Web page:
• Below are control schemes that may be implemented for the Brayton cycle engine:
  • 1. Maintain a constant compression ratio, vary combustor temperature. However, this may not be very efficient. At partial load, heat is not being delivered at the maximum temperature allowed by the materials. For a heat engine to be efficient, it may be necessary for the temperature at which heat is added to be as high as possible.
  • 2. Maintain constant compression ratio and maximum combustor temperature. This engine operates at constant torque. Power output may be varied by adjusting engine speed. Increasing the torque requirement of the load slows the engine and decreasing the torque requirement of the load speeds the engine.
  • 3. Vary compression ratio and combustor temperature. At each compression ratio, there is an optimal combustor temperature that prevents over-expansion or under-expansion of the gas exiting the expander.
  • 4. Maintain constant compression ratio and combustor temperature, and throttle the inlet air to the compressor. Adding a restrictor to the inlet of the compressor restricts air flow, as is done in Otto cycle engines. This may be used to regulate power output; however, it is not very efficient because of irreversibilities associated with the pressure drop across the throttle.
  • For those control schemes above that vary compression ratio, the discharge port of the compressor and inlet port to the expander may need a mechanism that varies the area. Some such mechanisms were described above or in U.S. patent application Ser. No. 10/359,487. If the device has dead volume, and the compression ratio is varied, both inlet and outlet ports of both the compressor and expander should be varied for optimal performance.
  • Although embodiments of the invention and their advantages are described in detail, a person skilled in the art could make various alterations, additions, and omissions without departing from the spirit and scope of the present invention.

Claims (2)

1.-259. (canceled)
260. A gerotor apparatus, comprising:
a housing;
a rotatable outer gerotor disposed at least partially within the housing, the outer gerotor at least partially defining an outer gerotor chamber;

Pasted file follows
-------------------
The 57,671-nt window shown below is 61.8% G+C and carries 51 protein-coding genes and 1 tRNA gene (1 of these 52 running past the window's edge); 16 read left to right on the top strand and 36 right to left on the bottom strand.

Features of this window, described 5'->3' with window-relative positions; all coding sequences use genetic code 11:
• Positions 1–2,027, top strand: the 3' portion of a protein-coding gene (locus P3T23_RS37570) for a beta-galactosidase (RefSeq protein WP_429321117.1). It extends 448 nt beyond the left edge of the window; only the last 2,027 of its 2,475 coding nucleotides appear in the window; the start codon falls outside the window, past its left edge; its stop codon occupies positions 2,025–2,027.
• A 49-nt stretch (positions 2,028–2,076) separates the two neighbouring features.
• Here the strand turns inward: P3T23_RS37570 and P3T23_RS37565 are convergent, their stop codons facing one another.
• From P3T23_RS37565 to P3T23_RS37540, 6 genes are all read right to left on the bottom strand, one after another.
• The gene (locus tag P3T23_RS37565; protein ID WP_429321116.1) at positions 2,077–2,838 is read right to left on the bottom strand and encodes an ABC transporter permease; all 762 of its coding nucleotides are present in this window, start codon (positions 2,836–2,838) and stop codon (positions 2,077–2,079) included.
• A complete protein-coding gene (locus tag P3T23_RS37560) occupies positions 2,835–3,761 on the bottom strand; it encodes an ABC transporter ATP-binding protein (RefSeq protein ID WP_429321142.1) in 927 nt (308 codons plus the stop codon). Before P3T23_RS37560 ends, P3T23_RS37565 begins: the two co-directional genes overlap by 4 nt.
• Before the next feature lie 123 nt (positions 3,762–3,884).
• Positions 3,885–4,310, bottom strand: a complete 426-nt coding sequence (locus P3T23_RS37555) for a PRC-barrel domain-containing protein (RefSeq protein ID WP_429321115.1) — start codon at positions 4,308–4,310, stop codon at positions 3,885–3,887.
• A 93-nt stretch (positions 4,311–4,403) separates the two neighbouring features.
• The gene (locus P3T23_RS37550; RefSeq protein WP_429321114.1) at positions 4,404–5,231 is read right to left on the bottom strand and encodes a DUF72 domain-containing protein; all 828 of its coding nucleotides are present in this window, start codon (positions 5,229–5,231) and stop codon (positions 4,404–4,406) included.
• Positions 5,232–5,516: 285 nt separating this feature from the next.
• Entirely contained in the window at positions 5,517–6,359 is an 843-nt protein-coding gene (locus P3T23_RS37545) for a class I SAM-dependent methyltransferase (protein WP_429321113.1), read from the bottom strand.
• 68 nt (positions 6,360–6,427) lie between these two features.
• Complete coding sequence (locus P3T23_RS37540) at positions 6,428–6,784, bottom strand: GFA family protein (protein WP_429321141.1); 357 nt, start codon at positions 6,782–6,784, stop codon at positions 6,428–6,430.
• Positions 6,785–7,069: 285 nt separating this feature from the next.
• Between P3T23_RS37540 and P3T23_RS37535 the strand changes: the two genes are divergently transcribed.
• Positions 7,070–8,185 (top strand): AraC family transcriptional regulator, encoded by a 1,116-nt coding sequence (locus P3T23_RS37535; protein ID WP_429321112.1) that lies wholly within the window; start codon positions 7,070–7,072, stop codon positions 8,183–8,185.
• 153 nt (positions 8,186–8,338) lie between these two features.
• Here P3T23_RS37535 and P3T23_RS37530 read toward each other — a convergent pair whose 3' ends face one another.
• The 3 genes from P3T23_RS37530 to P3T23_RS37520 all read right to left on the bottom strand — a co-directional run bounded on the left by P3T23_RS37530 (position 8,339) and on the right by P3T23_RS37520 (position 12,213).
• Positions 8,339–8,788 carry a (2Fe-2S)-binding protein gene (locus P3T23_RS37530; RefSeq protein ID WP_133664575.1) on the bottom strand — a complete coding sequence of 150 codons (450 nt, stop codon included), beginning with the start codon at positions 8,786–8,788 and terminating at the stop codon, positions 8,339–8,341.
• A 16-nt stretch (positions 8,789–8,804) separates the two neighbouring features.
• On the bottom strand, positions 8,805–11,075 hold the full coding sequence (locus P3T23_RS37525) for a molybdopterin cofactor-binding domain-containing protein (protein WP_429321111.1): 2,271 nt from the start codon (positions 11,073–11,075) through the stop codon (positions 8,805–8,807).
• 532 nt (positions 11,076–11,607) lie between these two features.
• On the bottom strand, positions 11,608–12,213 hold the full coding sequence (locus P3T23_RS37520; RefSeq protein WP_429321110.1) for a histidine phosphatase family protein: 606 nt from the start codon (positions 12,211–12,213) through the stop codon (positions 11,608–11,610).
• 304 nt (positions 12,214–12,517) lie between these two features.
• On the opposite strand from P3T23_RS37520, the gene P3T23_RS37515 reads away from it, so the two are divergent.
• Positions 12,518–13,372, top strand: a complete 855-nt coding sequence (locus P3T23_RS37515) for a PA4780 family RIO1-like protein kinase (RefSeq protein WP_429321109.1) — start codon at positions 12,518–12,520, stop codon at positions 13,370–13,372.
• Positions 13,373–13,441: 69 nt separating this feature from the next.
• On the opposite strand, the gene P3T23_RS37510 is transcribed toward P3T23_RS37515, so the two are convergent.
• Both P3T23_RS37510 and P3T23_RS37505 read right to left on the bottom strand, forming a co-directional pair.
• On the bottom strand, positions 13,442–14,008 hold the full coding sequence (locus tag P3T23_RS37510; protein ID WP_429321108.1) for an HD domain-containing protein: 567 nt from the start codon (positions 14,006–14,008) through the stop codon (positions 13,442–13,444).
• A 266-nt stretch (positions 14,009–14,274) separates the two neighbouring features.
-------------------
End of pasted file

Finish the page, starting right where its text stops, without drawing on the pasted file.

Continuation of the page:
a rotatable inner gerotor disposed at least partially within the outer gerotor chamber; and
a seal formed between the housing and at least one of the outer gerotor and the inner gerotor, wherein the seal is configured to restrict passage of fluid between the housing and the at least one of the outer gerotor and the inner gerotor.
US14/305,920 1998-07-31 2014-06-16 Gerotor apparatus having outer gerotor with strengthening members Active US9670924B2 (en)

Priority Applications (11)

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US35563602P true 2002-02-05 2002-02-05
US35868102P true 2002-02-21 2002-02-21
US39719302P true 2002-07-18 2002-07-18
US10/359,487 US7186101B2 (en) 1998-07-31 2003-07-25 Gerotor apparatus for a quasi-isothermal Brayton cycle Engine
US53874704P true 2004-01-23 2004-01-23
US11/041,011 US20100003152A1 (en) 2004-01-23 2005-01-21 Gerotor apparatus for a quasi-isothermal brayton cycle engine
US11/681,877 US7726959B2 (en) 1998-07-31 2007-03-05 Gerotor apparatus for a quasi-isothermal Brayton cycle engine
US12/761,432 US8821138B2 (en) 1998-07-31 2010-04-16 Gerotor apparatus for a quasi-isothermal Brayton cycle engine
US12/978,220 US8753099B2 (en) 2004-01-23 2010-12-23 Sealing system for gerotor apparatus
US14/098,272 US9382872B2 (en) 1998-07-31 2013-12-05 Gerotor apparatus for a quasi-isothermal Brayton cycle engine
US14/305,920 US9670924B2 (en) 2002-02-05 2014-06-16 Gerotor apparatus having outer gerotor with strengthening members

Applications Claiming Priority (1)

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US14/305,920 US9670924B2 (en) 2002-02-05 2014-06-16 Gerotor apparatus having outer gerotor with strengthening members

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US12/978,220 Continuation US8753099B2 (en) 2004-01-23 2010-12-23 Sealing system for gerotor apparatus
US14/098,272 Continuation-In-Part US9382872B2 (en) 1998-07-31 2013-12-05 Gerotor apparatus for a quasi-isothermal Brayton cycle engine

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US12/978,220 Continuation US8753099B2 (en) 2004-01-23 2010-12-23 Sealing system for gerotor apparatus

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US20160138590A9 US20160138590A9 (en) 2016-05-19
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US12/978,220 Expired - Fee Related US8753099B2 (en) 2004-01-23 2010-12-23 Sealing system for gerotor apparatus
US14/305,920 Active US9670924B2 (en) 1998-07-31 2014-06-16 Gerotor apparatus having outer gerotor with strengthening members

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US12/978,220 Expired - Fee Related US8753099B2 (en) 2004-01-23 2010-12-23 Sealing system for gerotor apparatus